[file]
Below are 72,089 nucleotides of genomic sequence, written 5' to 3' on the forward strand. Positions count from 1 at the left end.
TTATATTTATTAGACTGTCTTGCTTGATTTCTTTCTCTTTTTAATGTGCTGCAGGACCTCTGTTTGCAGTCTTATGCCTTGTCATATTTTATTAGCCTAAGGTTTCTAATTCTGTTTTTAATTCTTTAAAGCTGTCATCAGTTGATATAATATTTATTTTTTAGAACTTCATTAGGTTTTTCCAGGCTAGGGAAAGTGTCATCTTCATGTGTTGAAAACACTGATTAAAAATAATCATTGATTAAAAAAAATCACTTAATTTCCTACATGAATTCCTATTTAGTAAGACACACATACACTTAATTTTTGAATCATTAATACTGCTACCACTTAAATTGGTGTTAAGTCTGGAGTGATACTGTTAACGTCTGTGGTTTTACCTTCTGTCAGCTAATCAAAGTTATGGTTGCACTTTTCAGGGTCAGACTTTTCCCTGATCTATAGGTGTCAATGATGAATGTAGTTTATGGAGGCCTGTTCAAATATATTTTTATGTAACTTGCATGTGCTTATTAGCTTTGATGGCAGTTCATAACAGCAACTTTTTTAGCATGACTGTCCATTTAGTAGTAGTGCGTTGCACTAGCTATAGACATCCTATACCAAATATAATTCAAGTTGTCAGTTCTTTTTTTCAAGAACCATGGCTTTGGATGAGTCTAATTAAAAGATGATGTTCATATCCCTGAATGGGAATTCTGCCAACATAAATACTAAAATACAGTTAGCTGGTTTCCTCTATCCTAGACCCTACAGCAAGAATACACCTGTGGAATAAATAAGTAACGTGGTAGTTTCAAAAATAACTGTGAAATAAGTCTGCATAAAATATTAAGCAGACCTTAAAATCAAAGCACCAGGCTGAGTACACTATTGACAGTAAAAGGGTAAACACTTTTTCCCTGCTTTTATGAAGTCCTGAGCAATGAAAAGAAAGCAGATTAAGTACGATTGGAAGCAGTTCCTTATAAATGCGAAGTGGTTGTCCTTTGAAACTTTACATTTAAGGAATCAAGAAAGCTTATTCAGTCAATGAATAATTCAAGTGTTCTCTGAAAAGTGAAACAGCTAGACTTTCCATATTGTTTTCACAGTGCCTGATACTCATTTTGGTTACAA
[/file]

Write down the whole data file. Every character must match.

Below are 72,089 nucleotides of genomic sequence, written 5' to 3' on the forward strand. Positions count from 1 at the left end.
TTATATTTATTAGACTGTCTTGCTTGATTTCTTTCTCTTTTTAATGTGCTGCAGGACCTCTGTTTGCAGTCTTATGCCTTGTCATATTTTATTAGCCTAAGGTTTCTAATTCTGTTTTTAATTCTTTAAAGCTGTCATCAGTTGATATAATATTTATTTTTTAGAACTTCATTAGGTTTTTCCAGGCTAGGGAAAGTGTCATCTTCATGTGTTGAAAACACTGATTAAAAATAATCATTGATTAAAAAAAATCACTTAATTTCCTACATGAATTCCTATTTAGTAAGACACACATACACTTAATTTTTGAATCATTAATACTGCTACCACTTAAATTGGTGTTAAGTCTGGAGTGATACTGTTAACGTCTGTGGTTTTACCTTCTGTCAGCTAATCAAAGTTATGGTTGCACTTTTCAGGGTCAGACTTTTCCCTGATCTATAGGTGTCAATGATGAATGTAGTTTATGGAGGCCTGTTCAAATATATTTTTATGTAACTTGCATGTGCTTATTAGCTTTGATGGCAGTTCATAACAGCAACTTTTTTAGCATGACTGTCCATTTAGTAGTAGTGCGTTGCACTAGCTATAGACATCCTATACCAAATATAATTCAAGTTGTCAGTTCTTTTTTTCAAGAACCATGGCTTTGGATGAGTCTAATTAAAAGATGATGTTCATATCCCTGAATGGGAATTCTGCCAACATAAATACTAAAATACAGTTAGCTGGTTTCCTCTATCCTAGACCCTACAGCAAGAATACACCTGTGGAATAAATAAGTAACGTGGTAGTTTCAAAAATAACTGTGAAATAAGTCTGCATAAAATATTAAGCAGACCTTAAAATCAAAGCACCAGGCTGAGTACACTATTGACAGTAAAAGGGTAAACACTTTTTCCCTGCTTTTATGAAGTCCTGAGCAATGAAAAGAAAGCAGATTAAGTACGATTGGAAGCAGTTCCTTATAAATGCGAAGTGGTTGTCCTTTGAAACTTTACATTTAAGGAATCAAGAAAGCTTATTCAGTCAATGAATAATTCAAGTGTTCTCTGAAAAGTGAAACAGCTAGACTTTCCATATTGTTTTCACAGTGCCTGATACTCATTTTGGTTACAA